This month, we are excited to re-run one of our very popular series, which gives helpful tips for resolving conflict. Is there a problem that you and your spouse keep fighting about? How do you find a solution both you and your spouse can live with? In our 5-part series, How To Resolve Conflicts In Your Marriage, we’ll give you helpful tools to resolve disagreements in a way that brings harmony.
We offer a link at the end to download this entire series as an e-book!
A Mediator Gives 5 Steps For Resolving Conflicts In Your Marriage
Part 5: Emphasize The Relationship
I remember one mediation. It was a dispute over an inheritance. Two brothers against their third brother. After a few hours, we arrived at a financial agreement all parties were willing to accept. The financial issue was resolved. The relationship issue was not. When you are at odds with your brother, it’s sad. In marriage, when you have an unresolved, serious disagreement, it begins eating away at the foundation of the marriage.
In any dispute, first pinpoint the exact issue. Second, make sure everyone’s emotions are calm. Nothing gets done when emotions are raging. Third, listen carefully for what your spouse wants and more importantly, why it is important to him or her. Fourth, begin proposing solutions that may satisfy both you and your spouse. You can find Parts 1 through 4 of this series on dealing with conflict in your marriage on our website at the links above.
The last point is this: Keeping the relationship is of paramount importance. The goal is not to win the argument, it’s to win your spouse.
There are five things that will help you do that.
Don’t give up quickly.
Keep trying to understand your spouse’s interests and keep making proposals that could satisfy both parties’ interests. In most situations, a little creativity can solve the disagreement and both parties can live with it.
You are different than your spouse.
That’s almost a given. Is it surprising that you see situations from different perspectives? Develop a sense of humor. If possible, instead of fighting, look at the disagreement as an opportunity for humor. Then start coming up with creative solutions. Don’t laugh at your spouse—laugh with them.
Watch your attitude.
Remain humble. Tell your spouse something of value they bring to the marriage. Keep affirming your love and that you want a deeper relationship with them.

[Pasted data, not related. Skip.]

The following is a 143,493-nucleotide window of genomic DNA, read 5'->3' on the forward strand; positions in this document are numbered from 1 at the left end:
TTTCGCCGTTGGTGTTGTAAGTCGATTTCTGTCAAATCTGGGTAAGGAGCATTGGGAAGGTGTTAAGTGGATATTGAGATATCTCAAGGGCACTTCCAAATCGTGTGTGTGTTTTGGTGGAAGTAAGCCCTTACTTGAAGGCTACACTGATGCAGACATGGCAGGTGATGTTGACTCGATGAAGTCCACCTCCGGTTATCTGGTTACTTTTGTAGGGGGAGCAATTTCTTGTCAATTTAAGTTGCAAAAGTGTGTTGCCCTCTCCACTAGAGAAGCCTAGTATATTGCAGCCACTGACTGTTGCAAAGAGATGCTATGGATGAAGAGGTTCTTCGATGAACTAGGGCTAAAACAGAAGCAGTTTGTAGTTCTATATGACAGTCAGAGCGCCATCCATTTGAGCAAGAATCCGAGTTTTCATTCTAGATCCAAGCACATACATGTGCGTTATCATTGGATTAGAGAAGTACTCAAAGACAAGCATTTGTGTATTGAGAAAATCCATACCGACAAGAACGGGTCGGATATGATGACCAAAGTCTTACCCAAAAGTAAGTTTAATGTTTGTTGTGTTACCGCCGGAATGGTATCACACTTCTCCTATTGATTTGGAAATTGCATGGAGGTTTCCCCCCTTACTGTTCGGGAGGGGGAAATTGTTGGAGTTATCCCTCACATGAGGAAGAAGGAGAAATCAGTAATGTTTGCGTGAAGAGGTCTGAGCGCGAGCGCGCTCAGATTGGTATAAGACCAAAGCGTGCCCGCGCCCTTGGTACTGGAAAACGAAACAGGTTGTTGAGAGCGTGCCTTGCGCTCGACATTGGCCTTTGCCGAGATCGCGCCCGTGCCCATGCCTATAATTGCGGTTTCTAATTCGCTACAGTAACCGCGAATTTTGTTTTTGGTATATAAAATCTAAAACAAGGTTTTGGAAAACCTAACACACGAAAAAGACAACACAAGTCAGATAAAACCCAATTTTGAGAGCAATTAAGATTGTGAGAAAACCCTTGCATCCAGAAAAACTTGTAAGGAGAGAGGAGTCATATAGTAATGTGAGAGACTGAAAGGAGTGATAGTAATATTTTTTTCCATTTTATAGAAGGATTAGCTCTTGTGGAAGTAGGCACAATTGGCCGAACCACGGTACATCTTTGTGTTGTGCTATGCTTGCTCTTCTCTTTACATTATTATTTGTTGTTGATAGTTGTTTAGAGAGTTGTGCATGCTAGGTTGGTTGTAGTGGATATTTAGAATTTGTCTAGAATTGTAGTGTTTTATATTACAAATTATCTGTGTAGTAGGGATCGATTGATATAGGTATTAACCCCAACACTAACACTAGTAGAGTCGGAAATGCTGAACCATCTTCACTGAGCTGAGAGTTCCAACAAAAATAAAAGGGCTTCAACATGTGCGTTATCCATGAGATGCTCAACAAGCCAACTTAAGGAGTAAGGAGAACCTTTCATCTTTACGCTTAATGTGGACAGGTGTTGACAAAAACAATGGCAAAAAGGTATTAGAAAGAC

Give it some time.
I acknowledge that sometimes a party comes to mediation unwilling to budge. Sometimes it helps to give them more time. I had one mediation where one party was unwilling to listen or make a proposal. We left the table with nothing accomplished. A brief time later, they went to another mediator. That same party was ready to settle and the agreement fell right into place. All that was necessary was time to get in a better frame of mind.
We all have our favorite strategies for trying to get our way. It may be necessary to gently call out your partner’s strategy.
“You are being stubborn on this point. What is it about this that is so important to you?” (This is also re-asking for their “interest.” See Part 3)
“Are you using anger to try to control me?”
“You seem to be withdrawing. Please don’t do that. I want a solution that feels good to you, too.” (This also affirms your love for them.)
“Are you trying to manipulate me?”
When they realize you know what strategy they’re using and that it is no longer working, they may change.
Last year a married couple came to me. They were separated. She felt he valued money more than he valued her. She felt the reason he wanted to get back together was that it would have cost him a fortune to divorce her. There were children involved. He said he loved his wife and his children. He was also very sincere about his faith and believed God did not want a divorce. Sadly, we left the mediation without a resolution. Recently, the phone rang. It was the husband. They had continued talking and making proposals even during the separation. He finally understood her underlying interests and they came up with a solution to restore their marriage.
Remember that all disagreements do not have to be won or lost. The goal is a mutually beneficial solution—one that satisfies the interests of both parties. Learn how to solve the disagreement while keeping the relationship.
This article was originally published on our blog on February 8, 2018.